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What we are seeing on across the country isn’t a search for justice. It’s lunacy. It is anarchy. I’ve written on several occasions about the fictions upon which so much of the current protests and riots depend — fictions that have been easily repeatedly disproved. The response has been silence, honest dialogue now being considered heresy, and virtue having left town sometime back. Since there’s no use in applying reason, I’ll refrain from any further attempt and instead place some markers here for future reference. These are the beliefs upon which I stand and will not yield:
I am an American Veteran. I kneel before my Lord. I stand for the flag. I stand and salute during the National Anthem. Why? Because I know the price that’s been paid, I remember in reverence those who fought and died to preserve liberty and will in no way disrespect the flag under which they fought. I stand for the flag under which I, my father and my grandfathers served. And I will not be bullied into doing otherwise.
I believe that those who kneel for the flag and the anthem have the right to do so, a right secured for them by those who stood and fought. I am under no obligation to patronize those who kneel, nor to think highly of them.
I believe that the condition of mankind is one of inherent imperfection, and that this condition cannot be remedied by the utopian dictates of other men who are no less imperfect just because they happen to hold public office.
Likewise, I reject the idea that our forebears fought and bled during the American Revolution in order to secure the blessings of mob rule, groupthink, or anarchy.
I am an independent-minded cuss. Deal with it.
I believe in the right to self-defense. The defense of my family and home is inviolate and I will act accordingly.
I believe the Good Book’s admonishment to turn the other cheek, …but when both cheeks are bloody, there’s going to be trouble.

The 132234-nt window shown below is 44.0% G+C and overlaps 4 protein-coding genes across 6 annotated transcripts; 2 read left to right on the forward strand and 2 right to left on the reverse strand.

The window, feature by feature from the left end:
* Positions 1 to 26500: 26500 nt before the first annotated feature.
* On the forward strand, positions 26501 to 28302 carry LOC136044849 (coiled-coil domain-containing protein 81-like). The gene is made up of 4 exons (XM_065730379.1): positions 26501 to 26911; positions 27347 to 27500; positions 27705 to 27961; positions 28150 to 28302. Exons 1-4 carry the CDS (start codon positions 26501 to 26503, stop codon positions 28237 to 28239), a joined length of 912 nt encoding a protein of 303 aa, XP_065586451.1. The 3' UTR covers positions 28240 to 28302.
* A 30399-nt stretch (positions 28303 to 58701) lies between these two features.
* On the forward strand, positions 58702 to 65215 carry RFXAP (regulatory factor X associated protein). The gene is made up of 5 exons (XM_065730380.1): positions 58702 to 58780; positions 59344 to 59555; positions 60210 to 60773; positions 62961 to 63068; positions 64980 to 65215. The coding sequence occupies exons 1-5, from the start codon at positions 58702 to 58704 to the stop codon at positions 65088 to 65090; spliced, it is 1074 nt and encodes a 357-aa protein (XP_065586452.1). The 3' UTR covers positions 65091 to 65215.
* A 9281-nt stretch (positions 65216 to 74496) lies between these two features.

I believe that the right to life, liberty, and the pursuit of happiness are not favors bestowed by imperfect mortals in government and are therefore not the prerogative of government to take away.
I believe that the Constitution is a dead document, not a living one; that it is a contract between citizens and their government and that it has a fixed meaning that is no more changing than the terms of your mortgage contract.
I believe that any perceived “right” which makes demands on the time, property, or freedom of another person is not a right at all, and that legitimate rights exist in harmony with one another.
I believe that when you “spread the wealth around,” everyone loses because plunder robs all involved of the incentive to fully realize their God-given potential.
I believe in holding the door open for a lady, greeting everyone with a smile, and genuinely believing in the very best of any person with whom I come into contact unless and until proven otherwise.
I believe that All Black Lives Matter, including those who are even now being annihilated by black assailants, especially including those who die in their mother’s womb, where they should be most safe.
As a practicing Catholic, I believe that all life is sacred, that we are created in God’s image, imbued with immortal souls, and all worthy of Christ’s sacrifice on the Cross.
I believe that black economist Walter Williams was right when he wrote, “I also agree that slave owners and slave traders should make reparations to those whom they enslaved. The problem, of course, is that slaves, slave owners and slave traders are all dead. Thus, punishing perpetrators and compensating victims is out of the hands of the living.”
I don’t believe in looking for trouble. But if trouble insists on tracking me down and harassing me, I’ll deal with it decisively. And I believe this would be a prudent approach to foreign policy.
I believe that imperfection has plagued our species since the time of Adam and Eve, and America is no more immune to human imperfection than any other nation in history. I also believe, on balance, that America has been the greatest force for good in the history of the world, and that as General Colin Powell observed, the only thing we have requested from those whose countries we defended from tyranny, was enough land to bury our dead.
I believe William F. Buckley Jr., was right when he said, “I mean to live my life an obedient man, but obedient to God, subservient to the wisdom of my ancestors; never to the authority of political truths arrived at yesterday at the voting booth.”
I am an American. I stand for my country without apology.Published in